Then there is demography.  More than half the Tamil people in Sri Lanka live outside the North and East.  Some argue that this is due to the conflict.  There is some truth in this claim, but there is absolutely nothing to support the thesis that the current demographical pattern will be reversed in the post-conflict scenario.  Indeed, the ‘exodus’ has benefitted the Tamil community/politicians disproportionately, for it has not resulted in an appropriate alteration in the number of parliamentary members allocated to the Northern Province.  

The ‘influx’ into the Western Province has resulted in at least 2 extra MPs for Tamil parties from Colombo in addition to the 9 from Jaffna.  ‘Exodus’, by the way, include all the Sinhalese and Muslims evicted from these areas by way of ethnic cleansing carried out by the LTTE with not even a whimper of protest or murmur of remorse from people like R. Sambandan. 

The bottom line is that devolution to the current provincial demarcations will leave more than half the Tamils in this country ‘high and dry’ while rabidly racist and chauvinistic politicians like Sambandan and Sumanthiran would benefit.

There is more to ‘geography’.  While the Eastern Province is ‘split’ among the Tamils, Sinhalese and Muslims, in terms of area, the largest slice contain Sinhalese, and not Tamils and Muslims, as mentioned above. 

There is a second school of thought regarding ‘power-sharing’.  The objection is the same: concentration of power. The difference is that territory is not the core concern, but the citizen.  The 1978 Constitution was clearly anti-people.  Whatever insulation that the citizen had vis-à-vis the politician was effectively compromised by J.R. Jayewardene.  The 17th Amendment sought to win back some space for the citizen, but it was terribly flawed. The 18th threw the baby with the bath water, in my opinion. 

There is, then, power at the centre that needs to be shared.  ‘Devolution’ only puts power in the hands of regional politicians and although this might appear to be empowering since politicians are after all representatives, resource anomalies rebel against the idea when the crucial issue of development is brought into the equation.  An ‘empowered’ Uva cannot demand from a devolved ‘Western’ to let it (Uva) have a slice of the surpluses generated.  Only a ‘Centre’ that is subject to checks and balances as well as held accountable in delivering on national development prerogatives can obtain such distribution.  Only a re-demarcation of provincial boundaries where resource imbalances are corrected can buttress the ‘devolutionist’ school of power-sharing.  As things stand, it is communal, anti-intellectual and politically unfeasible.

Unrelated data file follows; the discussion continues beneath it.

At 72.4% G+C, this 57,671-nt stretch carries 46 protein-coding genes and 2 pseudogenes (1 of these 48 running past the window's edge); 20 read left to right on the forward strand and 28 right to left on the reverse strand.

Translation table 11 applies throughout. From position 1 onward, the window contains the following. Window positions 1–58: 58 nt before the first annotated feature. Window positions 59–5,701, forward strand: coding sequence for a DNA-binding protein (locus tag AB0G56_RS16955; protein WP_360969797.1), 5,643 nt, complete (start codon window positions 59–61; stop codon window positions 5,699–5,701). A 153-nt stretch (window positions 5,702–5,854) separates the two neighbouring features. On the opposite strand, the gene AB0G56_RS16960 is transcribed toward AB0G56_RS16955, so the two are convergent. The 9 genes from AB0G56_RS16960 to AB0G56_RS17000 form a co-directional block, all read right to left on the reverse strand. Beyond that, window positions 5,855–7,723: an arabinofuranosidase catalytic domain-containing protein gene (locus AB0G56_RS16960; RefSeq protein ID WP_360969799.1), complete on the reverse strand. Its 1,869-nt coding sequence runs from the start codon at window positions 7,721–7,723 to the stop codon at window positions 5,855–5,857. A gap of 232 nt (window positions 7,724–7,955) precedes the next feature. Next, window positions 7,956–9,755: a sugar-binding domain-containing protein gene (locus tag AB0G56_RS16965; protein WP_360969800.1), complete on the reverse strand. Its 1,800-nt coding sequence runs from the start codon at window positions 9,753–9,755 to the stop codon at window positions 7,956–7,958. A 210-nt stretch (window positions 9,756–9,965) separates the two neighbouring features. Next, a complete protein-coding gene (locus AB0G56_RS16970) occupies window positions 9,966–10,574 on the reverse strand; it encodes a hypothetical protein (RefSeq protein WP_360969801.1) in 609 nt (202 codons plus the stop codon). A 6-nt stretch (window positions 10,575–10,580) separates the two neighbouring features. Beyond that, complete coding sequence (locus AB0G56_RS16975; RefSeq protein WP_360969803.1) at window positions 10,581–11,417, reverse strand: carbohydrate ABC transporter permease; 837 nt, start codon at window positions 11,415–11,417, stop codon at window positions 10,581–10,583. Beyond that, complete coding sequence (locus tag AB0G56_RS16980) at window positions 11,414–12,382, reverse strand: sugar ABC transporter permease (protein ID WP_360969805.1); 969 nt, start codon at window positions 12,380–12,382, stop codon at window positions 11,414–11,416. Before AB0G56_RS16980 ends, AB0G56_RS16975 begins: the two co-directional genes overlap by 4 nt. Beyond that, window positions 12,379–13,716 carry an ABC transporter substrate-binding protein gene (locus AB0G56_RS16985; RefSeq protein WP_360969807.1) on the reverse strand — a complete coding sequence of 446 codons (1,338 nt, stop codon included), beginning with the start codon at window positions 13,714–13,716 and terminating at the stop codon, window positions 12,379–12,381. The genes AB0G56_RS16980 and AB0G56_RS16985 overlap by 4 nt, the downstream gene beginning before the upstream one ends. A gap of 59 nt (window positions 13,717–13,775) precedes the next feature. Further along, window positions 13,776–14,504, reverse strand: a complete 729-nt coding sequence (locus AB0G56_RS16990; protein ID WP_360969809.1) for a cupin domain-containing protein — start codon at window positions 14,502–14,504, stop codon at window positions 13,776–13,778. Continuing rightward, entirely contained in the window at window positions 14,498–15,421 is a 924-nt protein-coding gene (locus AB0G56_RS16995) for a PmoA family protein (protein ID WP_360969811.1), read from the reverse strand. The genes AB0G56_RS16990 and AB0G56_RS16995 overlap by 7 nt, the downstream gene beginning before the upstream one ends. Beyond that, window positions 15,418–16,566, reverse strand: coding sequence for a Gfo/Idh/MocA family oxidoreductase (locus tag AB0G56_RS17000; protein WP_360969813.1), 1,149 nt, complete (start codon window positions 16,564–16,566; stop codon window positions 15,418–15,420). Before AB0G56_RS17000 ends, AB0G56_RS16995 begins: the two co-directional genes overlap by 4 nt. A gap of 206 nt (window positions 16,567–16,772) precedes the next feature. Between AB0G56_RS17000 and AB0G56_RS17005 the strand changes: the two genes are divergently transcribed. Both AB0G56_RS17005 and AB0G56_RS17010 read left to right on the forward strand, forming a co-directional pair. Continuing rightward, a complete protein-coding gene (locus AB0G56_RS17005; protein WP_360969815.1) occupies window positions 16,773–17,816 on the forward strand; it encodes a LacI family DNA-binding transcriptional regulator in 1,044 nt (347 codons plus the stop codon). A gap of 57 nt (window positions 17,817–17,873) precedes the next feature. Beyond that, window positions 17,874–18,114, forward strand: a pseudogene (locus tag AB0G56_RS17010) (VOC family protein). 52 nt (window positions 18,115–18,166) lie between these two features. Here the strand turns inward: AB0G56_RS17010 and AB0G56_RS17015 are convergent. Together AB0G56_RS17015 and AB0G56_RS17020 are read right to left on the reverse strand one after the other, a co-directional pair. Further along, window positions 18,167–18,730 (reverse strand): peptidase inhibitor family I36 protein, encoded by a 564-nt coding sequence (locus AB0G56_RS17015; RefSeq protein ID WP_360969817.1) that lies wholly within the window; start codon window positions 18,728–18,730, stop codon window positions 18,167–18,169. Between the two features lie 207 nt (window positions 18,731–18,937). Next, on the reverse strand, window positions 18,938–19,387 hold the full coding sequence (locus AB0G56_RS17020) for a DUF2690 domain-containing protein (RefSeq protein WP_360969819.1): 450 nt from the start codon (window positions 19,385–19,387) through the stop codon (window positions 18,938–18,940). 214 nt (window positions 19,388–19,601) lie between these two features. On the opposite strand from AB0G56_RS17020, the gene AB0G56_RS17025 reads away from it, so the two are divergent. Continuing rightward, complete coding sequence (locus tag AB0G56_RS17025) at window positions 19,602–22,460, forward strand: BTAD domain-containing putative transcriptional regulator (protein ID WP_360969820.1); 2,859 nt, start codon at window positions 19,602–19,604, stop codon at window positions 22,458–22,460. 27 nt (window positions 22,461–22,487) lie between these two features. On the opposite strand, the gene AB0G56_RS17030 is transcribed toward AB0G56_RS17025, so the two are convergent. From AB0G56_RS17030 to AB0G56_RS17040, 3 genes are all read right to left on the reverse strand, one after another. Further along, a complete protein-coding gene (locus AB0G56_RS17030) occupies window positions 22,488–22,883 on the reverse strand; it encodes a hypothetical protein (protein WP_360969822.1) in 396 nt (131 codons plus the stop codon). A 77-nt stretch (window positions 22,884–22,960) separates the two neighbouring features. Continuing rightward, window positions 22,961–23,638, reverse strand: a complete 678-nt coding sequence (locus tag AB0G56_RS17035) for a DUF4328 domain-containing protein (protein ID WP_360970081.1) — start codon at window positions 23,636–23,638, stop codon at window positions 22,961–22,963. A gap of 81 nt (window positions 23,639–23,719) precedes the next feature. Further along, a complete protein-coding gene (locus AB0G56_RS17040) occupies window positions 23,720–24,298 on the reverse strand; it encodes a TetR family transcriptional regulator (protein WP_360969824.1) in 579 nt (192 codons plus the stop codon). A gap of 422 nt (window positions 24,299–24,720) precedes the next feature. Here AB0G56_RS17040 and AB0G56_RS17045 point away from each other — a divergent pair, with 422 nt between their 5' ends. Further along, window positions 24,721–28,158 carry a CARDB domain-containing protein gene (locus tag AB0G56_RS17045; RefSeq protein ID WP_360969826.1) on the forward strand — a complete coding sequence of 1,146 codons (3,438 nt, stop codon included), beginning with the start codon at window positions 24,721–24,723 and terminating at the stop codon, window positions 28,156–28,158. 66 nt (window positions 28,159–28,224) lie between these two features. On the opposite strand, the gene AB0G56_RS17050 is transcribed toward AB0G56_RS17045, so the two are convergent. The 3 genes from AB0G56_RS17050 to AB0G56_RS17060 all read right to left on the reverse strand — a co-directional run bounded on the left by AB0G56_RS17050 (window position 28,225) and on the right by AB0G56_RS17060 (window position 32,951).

‘Power sharing’, therefore is not co-terminous with ‘devolution’.  Moreover in Sri Lanka’s context (taking into account history, geography, demography and citizens’ grievances, including those of minorities), power-sharing if it does not address the issue of citizenship anomalies that cut across the communities, would not only preserve current imbalances but also exacerbate inter-communal tensions. 

If these realities are ignored, it shows intellectual laziness, political arrogance and ideological poverty.  Well, all these plus rabid communalism.  We won’t have ‘unitary’ any more. Neither will we have ‘unity’. We will only have an entrenching of the racism and land-theft as per the Chelvanayakam Option, ‘A little now, more later’; the ‘little’ being the BIG ‘getting legitimacy for the boundaries of the Eelam Map’ for Prabhakarans of the mid to late 21st Century to shed more blood over. 

Malinda Seneviratne is a freelance writer.  Email: malindasenevi@gmail.com. Twitter: malindasene